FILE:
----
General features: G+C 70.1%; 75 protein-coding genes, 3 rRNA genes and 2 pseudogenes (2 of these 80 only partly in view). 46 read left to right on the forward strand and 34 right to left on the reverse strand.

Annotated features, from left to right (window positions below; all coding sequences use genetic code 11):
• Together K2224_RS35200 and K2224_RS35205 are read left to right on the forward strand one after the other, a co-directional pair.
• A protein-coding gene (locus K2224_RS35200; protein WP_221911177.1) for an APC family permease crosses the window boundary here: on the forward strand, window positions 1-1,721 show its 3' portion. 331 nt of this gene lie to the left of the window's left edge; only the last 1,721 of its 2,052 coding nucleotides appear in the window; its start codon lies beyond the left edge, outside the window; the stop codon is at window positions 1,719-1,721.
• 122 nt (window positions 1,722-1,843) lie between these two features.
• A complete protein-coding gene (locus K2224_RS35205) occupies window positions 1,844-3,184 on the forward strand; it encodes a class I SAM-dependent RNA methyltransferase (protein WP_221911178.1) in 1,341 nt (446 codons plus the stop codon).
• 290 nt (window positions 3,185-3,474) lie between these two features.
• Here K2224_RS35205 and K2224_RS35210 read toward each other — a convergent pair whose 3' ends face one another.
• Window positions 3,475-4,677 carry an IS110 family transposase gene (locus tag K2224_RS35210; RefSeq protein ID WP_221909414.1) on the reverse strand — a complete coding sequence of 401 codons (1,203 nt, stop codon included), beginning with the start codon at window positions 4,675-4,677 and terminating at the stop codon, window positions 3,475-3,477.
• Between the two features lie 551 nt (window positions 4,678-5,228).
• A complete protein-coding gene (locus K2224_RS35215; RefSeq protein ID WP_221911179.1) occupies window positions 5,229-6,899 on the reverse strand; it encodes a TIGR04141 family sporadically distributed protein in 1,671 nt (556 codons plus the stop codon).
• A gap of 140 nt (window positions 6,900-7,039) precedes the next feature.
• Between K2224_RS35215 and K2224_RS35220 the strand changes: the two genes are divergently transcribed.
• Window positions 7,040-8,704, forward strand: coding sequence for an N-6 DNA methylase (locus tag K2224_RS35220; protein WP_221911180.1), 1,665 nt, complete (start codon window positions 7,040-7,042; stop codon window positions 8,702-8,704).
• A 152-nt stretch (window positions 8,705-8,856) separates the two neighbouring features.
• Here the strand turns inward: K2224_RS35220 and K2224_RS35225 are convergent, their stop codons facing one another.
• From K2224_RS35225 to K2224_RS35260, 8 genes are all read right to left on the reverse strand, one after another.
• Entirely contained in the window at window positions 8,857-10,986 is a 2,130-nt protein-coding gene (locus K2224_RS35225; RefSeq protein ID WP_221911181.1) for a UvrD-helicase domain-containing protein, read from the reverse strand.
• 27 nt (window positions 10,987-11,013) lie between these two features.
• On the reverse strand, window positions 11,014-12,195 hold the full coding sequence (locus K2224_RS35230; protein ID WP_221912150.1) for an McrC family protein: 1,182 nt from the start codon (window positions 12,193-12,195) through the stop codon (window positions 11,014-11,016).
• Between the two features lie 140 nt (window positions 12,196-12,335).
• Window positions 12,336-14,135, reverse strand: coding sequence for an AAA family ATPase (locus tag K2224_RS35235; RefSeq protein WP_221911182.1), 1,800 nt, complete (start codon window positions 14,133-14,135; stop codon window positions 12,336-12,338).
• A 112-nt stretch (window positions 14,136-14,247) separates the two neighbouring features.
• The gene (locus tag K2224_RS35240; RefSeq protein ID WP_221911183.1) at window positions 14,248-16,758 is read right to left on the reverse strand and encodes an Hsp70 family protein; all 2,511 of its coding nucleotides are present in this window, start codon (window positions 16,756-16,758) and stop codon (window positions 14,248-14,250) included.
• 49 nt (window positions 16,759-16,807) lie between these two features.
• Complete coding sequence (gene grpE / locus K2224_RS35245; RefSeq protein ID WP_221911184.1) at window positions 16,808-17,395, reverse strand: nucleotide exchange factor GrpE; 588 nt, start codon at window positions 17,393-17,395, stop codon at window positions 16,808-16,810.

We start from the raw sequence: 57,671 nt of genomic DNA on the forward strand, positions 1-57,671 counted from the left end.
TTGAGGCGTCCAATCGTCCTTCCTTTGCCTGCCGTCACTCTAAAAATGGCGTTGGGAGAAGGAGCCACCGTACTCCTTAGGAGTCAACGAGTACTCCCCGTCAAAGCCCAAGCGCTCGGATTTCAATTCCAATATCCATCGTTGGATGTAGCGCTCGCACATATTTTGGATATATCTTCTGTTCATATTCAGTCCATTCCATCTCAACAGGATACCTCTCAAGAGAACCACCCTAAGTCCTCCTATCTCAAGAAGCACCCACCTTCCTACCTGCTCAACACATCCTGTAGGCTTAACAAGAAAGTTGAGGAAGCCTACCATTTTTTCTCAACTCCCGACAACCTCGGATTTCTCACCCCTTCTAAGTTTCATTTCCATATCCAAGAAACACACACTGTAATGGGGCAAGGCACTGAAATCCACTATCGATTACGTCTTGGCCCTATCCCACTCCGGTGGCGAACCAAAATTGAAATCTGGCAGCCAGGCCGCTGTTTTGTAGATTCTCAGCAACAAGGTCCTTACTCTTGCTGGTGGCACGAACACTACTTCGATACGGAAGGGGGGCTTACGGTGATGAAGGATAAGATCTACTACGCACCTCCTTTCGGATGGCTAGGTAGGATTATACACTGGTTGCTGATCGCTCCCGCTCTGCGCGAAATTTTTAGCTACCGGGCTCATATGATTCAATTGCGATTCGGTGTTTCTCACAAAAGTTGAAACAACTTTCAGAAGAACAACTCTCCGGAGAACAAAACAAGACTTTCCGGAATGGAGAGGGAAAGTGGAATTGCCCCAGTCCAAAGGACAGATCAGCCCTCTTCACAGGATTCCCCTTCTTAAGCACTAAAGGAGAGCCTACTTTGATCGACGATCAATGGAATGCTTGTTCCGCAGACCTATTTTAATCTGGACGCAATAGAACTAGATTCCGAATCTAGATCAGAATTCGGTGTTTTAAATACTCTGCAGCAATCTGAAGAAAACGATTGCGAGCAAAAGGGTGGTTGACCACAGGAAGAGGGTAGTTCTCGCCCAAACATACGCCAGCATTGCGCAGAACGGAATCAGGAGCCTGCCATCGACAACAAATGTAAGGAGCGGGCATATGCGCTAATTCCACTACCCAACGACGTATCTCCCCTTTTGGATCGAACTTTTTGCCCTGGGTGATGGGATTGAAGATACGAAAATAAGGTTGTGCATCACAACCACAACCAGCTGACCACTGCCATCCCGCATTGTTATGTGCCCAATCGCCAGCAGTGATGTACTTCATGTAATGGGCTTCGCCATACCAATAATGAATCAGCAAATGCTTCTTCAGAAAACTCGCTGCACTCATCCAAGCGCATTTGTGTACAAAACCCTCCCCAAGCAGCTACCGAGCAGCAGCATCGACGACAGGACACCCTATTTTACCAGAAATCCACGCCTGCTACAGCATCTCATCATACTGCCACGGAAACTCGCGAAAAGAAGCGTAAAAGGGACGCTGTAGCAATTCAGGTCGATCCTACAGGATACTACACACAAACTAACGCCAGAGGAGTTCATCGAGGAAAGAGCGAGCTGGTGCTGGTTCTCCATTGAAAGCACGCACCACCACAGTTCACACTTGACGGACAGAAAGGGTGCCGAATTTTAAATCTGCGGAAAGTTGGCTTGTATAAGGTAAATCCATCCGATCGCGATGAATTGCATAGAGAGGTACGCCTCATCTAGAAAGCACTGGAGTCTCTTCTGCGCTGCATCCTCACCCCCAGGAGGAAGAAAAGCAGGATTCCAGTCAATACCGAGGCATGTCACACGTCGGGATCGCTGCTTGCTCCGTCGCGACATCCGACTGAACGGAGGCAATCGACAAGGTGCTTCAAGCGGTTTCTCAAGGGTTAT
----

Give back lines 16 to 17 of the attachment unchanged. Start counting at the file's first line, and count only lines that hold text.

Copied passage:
• Here the strand turns inward: K2224_RS35220 and K2224_RS35225 are convergent, their stop codons facing one another.
• From K2224_RS35225 to K2224_RS35260, 8 genes are all read right to left on the reverse strand, one after another.